Leica CL vs Sony A9
The Leica CL (Typ 7323) and the Sony Alpha A9 are two digital cameras that were revealed to the public, respectively, in November 2017 and April 2017. Both the CL and the A9 are mirrorless interchangeable lens cameras that are based on an APS-C (CL) and a full frame (A9) sensor. The Leica has a resolution of 24.1 megapixels, whereas the Sony provides 24 MP.
Below is an overview of the main specs of the two cameras as a starting point for the comparison.
|Leica CL||Sony A9|
|Mirrorless system camera||Mirrorless system camera|
|Leica T mount lenses||Sony E mount lenses|
|24.1 MP, APS-C Sensor||24 MP, Full Frame Sensor|
|4K/30p Video||4K/30p Video|
|ISO 100-50000||ISO 100-51200 (50-204800)|
|Electronic viewfinder (2360k dots)||Electronic viewfinder (3686k dots)|
|3.0" LCD, 1040k dots||3.0" LCD, 1440k dots|
|Fixed touchscreen||Tilting touchscreen|
|10 shutter flaps per second||20 shutter flaps per second|
|Lens stabilization only||In-body stabilization|
|Not weather sealed||Weathersealed body|
|220 shots per battery charge||650 shots per battery charge|
|131 x 78 x 45 mm, 403 g||127 x 96 x 63 mm, 673 g|
Going beyond this snapshot of core features and characteristics, what are the differences between the Leica CL (Typ 7323) and the Sony Alpha A9? Which one should you buy? Read on to find out how these two cameras compare with respect to their body size, their imaging sensors, their shooting features, their input-output connections, and their reception by expert reviewers.
An illustration of the physical size and weight of the Leica CL and the Sony A9 is provided in the side-by-side display below. The two cameras are presented according to their relative size. Three successive views from the front, the top, and the rear are shown. All width, height and depth dimensions are rounded to the nearest millimeter.
If the front view area (width x height) of the cameras is taken as an aggregate measure of their size, the Sony A9 is notably larger (19 percent) than the Leica CL. Moreover, the A9 is substantially heavier (67 percent) than the CL. It is noteworthy in this context that the A9 is splash and dust-proof, while the CL does not feature any corresponding weather-sealing.
The above size and weight comparisons are to some extent incomplete since they do not consider the interchangeable lenses that both of these cameras require. Hence, you might want to study and compare the specifications of available lenses in order to get the full picture of the size and weight of the two camera systems.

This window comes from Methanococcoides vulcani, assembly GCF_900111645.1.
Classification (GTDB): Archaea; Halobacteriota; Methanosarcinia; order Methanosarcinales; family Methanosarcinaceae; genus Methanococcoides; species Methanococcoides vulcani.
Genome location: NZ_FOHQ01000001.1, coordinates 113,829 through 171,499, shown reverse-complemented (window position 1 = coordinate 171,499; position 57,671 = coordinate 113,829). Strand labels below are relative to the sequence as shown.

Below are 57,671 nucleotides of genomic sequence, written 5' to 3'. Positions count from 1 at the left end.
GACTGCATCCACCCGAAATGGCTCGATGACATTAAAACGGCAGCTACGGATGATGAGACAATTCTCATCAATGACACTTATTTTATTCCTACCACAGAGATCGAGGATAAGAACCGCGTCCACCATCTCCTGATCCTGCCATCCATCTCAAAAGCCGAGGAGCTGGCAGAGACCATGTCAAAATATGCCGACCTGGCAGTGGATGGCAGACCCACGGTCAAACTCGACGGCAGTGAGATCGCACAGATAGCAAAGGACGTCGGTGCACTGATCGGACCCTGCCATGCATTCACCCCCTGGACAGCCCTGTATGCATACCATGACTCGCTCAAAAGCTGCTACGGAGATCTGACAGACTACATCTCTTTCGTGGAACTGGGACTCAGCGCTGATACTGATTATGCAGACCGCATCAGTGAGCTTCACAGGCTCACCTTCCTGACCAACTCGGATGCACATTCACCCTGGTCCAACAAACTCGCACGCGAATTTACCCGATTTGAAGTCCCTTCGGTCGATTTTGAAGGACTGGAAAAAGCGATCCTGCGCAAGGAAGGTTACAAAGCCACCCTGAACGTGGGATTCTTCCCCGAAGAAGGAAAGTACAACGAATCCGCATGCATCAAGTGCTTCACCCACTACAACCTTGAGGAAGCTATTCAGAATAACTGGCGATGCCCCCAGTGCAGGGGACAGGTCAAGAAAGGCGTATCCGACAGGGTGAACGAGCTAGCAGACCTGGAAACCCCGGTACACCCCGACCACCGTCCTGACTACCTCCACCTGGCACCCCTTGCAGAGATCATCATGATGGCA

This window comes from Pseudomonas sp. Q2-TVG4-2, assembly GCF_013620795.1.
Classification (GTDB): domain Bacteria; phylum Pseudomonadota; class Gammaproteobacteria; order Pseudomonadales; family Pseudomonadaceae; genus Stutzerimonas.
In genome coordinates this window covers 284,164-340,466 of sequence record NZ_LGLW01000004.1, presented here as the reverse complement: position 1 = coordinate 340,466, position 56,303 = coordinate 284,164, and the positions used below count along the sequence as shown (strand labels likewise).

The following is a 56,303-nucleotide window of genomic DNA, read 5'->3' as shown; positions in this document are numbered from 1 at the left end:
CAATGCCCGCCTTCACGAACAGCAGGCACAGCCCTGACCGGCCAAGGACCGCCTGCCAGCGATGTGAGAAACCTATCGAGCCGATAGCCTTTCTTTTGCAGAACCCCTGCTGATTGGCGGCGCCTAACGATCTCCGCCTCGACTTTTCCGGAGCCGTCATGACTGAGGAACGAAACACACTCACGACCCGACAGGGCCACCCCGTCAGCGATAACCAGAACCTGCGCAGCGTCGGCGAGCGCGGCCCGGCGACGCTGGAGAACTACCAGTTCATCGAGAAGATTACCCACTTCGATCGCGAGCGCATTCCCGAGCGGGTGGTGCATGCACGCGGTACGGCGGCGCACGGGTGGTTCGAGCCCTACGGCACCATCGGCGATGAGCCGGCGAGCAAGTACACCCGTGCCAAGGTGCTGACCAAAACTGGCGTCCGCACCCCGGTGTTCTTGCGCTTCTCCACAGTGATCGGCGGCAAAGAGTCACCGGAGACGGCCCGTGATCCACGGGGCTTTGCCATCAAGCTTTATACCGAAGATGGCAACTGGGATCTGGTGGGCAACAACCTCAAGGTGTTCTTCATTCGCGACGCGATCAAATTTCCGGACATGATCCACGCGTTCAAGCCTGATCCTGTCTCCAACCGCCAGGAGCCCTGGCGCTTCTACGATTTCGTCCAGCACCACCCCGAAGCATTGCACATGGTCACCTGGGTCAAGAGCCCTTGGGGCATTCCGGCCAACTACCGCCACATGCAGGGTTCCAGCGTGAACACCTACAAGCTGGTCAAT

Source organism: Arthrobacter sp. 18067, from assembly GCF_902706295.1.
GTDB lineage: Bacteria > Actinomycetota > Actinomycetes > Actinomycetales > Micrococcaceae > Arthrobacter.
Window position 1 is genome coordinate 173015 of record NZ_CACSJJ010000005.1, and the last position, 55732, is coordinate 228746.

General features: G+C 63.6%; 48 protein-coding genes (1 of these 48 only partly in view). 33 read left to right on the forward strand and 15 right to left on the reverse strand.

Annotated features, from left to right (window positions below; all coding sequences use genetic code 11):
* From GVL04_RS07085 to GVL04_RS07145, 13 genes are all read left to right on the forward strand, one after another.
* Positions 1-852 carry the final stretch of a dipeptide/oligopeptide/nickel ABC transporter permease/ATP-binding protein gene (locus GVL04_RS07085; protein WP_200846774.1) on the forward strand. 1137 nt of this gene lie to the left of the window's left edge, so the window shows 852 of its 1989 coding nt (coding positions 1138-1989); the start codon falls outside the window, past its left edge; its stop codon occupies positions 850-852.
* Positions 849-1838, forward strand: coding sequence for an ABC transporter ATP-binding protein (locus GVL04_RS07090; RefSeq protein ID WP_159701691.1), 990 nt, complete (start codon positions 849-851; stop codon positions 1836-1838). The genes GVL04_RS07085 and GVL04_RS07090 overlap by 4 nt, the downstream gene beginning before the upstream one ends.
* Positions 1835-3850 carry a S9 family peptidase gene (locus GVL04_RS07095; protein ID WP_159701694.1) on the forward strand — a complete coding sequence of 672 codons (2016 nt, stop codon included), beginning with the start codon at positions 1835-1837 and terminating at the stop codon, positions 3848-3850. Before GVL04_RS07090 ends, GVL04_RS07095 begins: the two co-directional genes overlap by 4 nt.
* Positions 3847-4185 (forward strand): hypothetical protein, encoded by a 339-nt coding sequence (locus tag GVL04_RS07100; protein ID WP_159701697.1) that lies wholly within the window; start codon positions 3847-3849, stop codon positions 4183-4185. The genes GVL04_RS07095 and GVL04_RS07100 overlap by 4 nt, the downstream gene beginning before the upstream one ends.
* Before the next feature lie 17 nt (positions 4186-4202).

Concerning battery life, the CL gets 220 shots out of its BP-DC12 battery, while the A9 can take 650 images on a single charge of its NP-FZ100 power pack. The power pack in the A9 can be charged via the USB port, which can be very convenient when travelling.
The table below summarizes the key physical specs of the two cameras alongside a broader set of comparators. If you want to switch the focus of the display and review another camera pair, just select a new right or left comparator from among the camera models in the table. Alternatively, you can also move across to the CAM-parator tool and choose from the broad selection of possible camera comparisons there.
|Leica CL»||5.2 in||3.1 in||1.8 in||14.2 oz||220||n||Nov 2017||2,795||Leica CL|
|Sony A9«||5.0 in||3.8 in||2.5 in||23.7 oz||650||Y||Apr 2017||4,499||Sony A9|
|Fujifilm X-T100« »||4.8 in||3.3 in||1.9 in||15.8 oz||430||n||May 2018||599||Fujifilm X-T100|
|Fujifilm X-T20« »||4.6 in||3.3 in||1.6 in||13.5 oz||350||n||Jan 2017||899||Fujifilm X-T20|
|Fujifilm X-A3« »||4.6 in||2.6 in||1.6 in||12.0 oz||410||n||Aug 2016||399||Fujifilm X-A3|
|Leica C-LUX« »||4.4 in||2.6 in||1.8 in||12.0 oz||370||n||Jun 2018||1,049||Leica C-LUX|
|Leica TL2« »||5.3 in||2.7 in||1.3 in||14.1 oz||250||n||Jul 2017||1,950||Leica TL2|
|Leica TL« »||5.3 in||2.7 in||1.3 in||13.5 oz||400||n||Nov 2016||1,695||Leica TL|
|Leica T« »||5.3 in||2.7 in||1.3 in||13.5 oz||400||n||Apr 2014||1,850||Leica T|
|Nikon Z6« »||5.3 in||4.0 in||2.6 in||23.8 oz||310||Y||Aug 2018||1,999||Nikon Z6|
|Nikon D3500« »||4.9 in||3.8 in||2.8 in||12.9 oz||1550||n||Aug 2018||429||Nikon D3500|
|Nikon D5600« »||4.9 in||3.8 in||2.8 in||16.4 oz||970||n||Nov 2016||699||Nikon D5600|
|Nikon D3400« »||4.9 in||3.9 in||3.0 in||15.7 oz||1200||n||Aug 2016||499||Nikon D3400|
|Sony A9 II« »||5.1 in||3.8 in||3.0 in||23.9 oz||690||Y||Oct 2019||4,499||Sony A9 II|
|Sony A7 III« »||5.0 in||3.8 in||2.9 in||22.9 oz||610||Y||Feb 2018||1,999||Sony A7 III|
|Sony A7R III« »||5.0 in||3.8 in||2.9 in||22.9 oz||650||Y||Oct 2017||3,199||Sony A7R III|
|Sony A7 II« »||5.0 in||3.8 in||2.4 in||21.1 oz||350||Y||Nov 2014||1,999||Sony A7 II|
|Note: Measurements and pricing do not include easily detachable parts, such as interchangeable lenses or optional viewfinders.|